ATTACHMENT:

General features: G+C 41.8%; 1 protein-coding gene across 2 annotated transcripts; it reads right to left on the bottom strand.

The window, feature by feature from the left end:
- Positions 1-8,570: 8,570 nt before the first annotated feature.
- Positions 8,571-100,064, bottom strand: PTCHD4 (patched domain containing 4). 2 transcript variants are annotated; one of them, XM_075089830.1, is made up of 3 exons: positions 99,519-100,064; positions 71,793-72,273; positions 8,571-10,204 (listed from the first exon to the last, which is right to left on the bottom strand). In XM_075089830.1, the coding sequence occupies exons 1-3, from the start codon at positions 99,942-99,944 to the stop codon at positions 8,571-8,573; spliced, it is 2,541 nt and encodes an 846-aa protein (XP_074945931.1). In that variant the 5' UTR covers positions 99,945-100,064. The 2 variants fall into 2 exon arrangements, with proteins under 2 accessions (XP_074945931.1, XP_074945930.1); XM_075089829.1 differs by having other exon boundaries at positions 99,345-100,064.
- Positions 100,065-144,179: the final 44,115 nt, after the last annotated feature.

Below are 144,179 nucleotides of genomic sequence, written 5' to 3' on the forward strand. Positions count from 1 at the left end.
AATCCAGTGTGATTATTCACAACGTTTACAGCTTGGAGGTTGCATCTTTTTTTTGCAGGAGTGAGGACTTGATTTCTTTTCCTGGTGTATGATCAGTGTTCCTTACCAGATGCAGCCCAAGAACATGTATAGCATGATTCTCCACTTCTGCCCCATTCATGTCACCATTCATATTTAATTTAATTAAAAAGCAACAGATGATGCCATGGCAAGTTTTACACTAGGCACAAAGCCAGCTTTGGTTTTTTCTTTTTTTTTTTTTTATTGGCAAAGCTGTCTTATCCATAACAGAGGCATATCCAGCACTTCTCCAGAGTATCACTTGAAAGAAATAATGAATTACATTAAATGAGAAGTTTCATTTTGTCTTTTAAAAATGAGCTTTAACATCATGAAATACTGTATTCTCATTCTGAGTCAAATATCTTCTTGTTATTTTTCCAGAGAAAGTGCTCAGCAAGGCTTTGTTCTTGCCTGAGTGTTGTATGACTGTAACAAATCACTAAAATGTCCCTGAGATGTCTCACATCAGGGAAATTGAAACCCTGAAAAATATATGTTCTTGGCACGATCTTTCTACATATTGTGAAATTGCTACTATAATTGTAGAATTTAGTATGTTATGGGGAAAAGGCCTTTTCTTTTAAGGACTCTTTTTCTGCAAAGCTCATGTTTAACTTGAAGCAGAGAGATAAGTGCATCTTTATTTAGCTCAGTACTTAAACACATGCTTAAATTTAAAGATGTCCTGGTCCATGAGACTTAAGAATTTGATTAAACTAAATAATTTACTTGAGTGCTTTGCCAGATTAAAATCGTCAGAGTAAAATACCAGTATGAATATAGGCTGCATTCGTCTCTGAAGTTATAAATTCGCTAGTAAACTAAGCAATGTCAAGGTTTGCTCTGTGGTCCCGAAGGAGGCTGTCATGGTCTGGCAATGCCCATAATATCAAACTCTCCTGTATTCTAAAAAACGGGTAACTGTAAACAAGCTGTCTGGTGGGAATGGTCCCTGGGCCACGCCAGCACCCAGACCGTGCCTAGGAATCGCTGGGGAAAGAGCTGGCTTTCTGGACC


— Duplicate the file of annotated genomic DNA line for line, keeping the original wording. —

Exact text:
General features: G+C 41.8%; 1 protein-coding gene across 2 annotated transcripts; it reads right to left on the bottom strand.

The window, feature by feature from the left end:
- Positions 1-8,570: 8,570 nt before the first annotated feature.
- Positions 8,571-100,064, bottom strand: PTCHD4 (patched domain containing 4). 2 transcript variants are annotated; one of them, XM_075089830.1, is made up of 3 exons: positions 99,519-100,064; positions 71,793-72,273; positions 8,571-10,204 (listed from the first exon to the last, which is right to left on the bottom strand). In XM_075089830.1, the coding sequence occupies exons 1-3, from the start codon at positions 99,942-99,944 to the stop codon at positions 8,571-8,573; spliced, it is 2,541 nt and encodes an 846-aa protein (XP_074945931.1). In that variant the 5' UTR covers positions 99,945-100,064. The 2 variants fall into 2 exon arrangements, with proteins under 2 accessions (XP_074945931.1, XP_074945930.1); XM_075089829.1 differs by having other exon boundaries at positions 99,345-100,064.
- Positions 100,065-144,179: the final 44,115 nt, after the last annotated feature.

Below are 144,179 nucleotides of genomic sequence, written 5' to 3' on the forward strand. Positions count from 1 at the left end.
AATCCAGTGTGATTATTCACAACGTTTACAGCTTGGAGGTTGCATCTTTTTTTTGCAGGAGTGAGGACTTGATTTCTTTTCCTGGTGTATGATCAGTGTTCCTTACCAGATGCAGCCCAAGAACATGTATAGCATGATTCTCCACTTCTGCCCCATTCATGTCACCATTCATATTTAATTTAATTAAAAAGCAACAGATGATGCCATGGCAAGTTTTACACTAGGCACAAAGCCAGCTTTGGTTTTTTCTTTTTTTTTTTTTTATTGGCAAAGCTGTCTTATCCATAACAGAGGCATATCCAGCACTTCTCCAGAGTATCACTTGAAAGAAATAATGAATTACATTAAATGAGAAGTTTCATTTTGTCTTTTAAAAATGAGCTTTAACATCATGAAATACTGTATTCTCATTCTGAGTCAAATATCTTCTTGTTATTTTTCCAGAGAAAGTGCTCAGCAAGGCTTTGTTCTTGCCTGAGTGTTGTATGACTGTAACAAATCACTAAAATGTCCCTGAGATGTCTCACATCAGGGAAATTGAAACCCTGAAAAATATATGTTCTTGGCACGATCTTTCTACATATTGTGAAATTGCTACTATAATTGTAGAATTTAGTATGTTATGGGGAAAAGGCCTTTTCTTTTAAGGACTCTTTTTCTGCAAAGCTCATGTTTAACTTGAAGCAGAGAGATAAGTGCATCTTTATTTAGCTCAGTACTTAAACACATGCTTAAATTTAAAGATGTCCTGGTCCATGAGACTTAAGAATTTGATTAAACTAAATAATTTACTTGAGTGCTTTGCCAGATTAAAATCGTCAGAGTAAAATACCAGTATGAATATAGGCTGCATTCGTCTCTGAAGTTATAAATTCGCTAGTAAACTAAGCAATGTCAAGGTTTGCTCTGTGGTCCCGAAGGAGGCTGTCATGGTCTGGCAATGCCCATAATATCAAACTCTCCTGTATTCTAAAAAACGGGTAACTGTAAACAAGCTGTCTGGTGGGAATGGTCCCTGGGCCACGCCAGCACCCAGACCGTGCCTAGGAATCGCTGGGGAAAGAGCTGGCTTTCTGGACC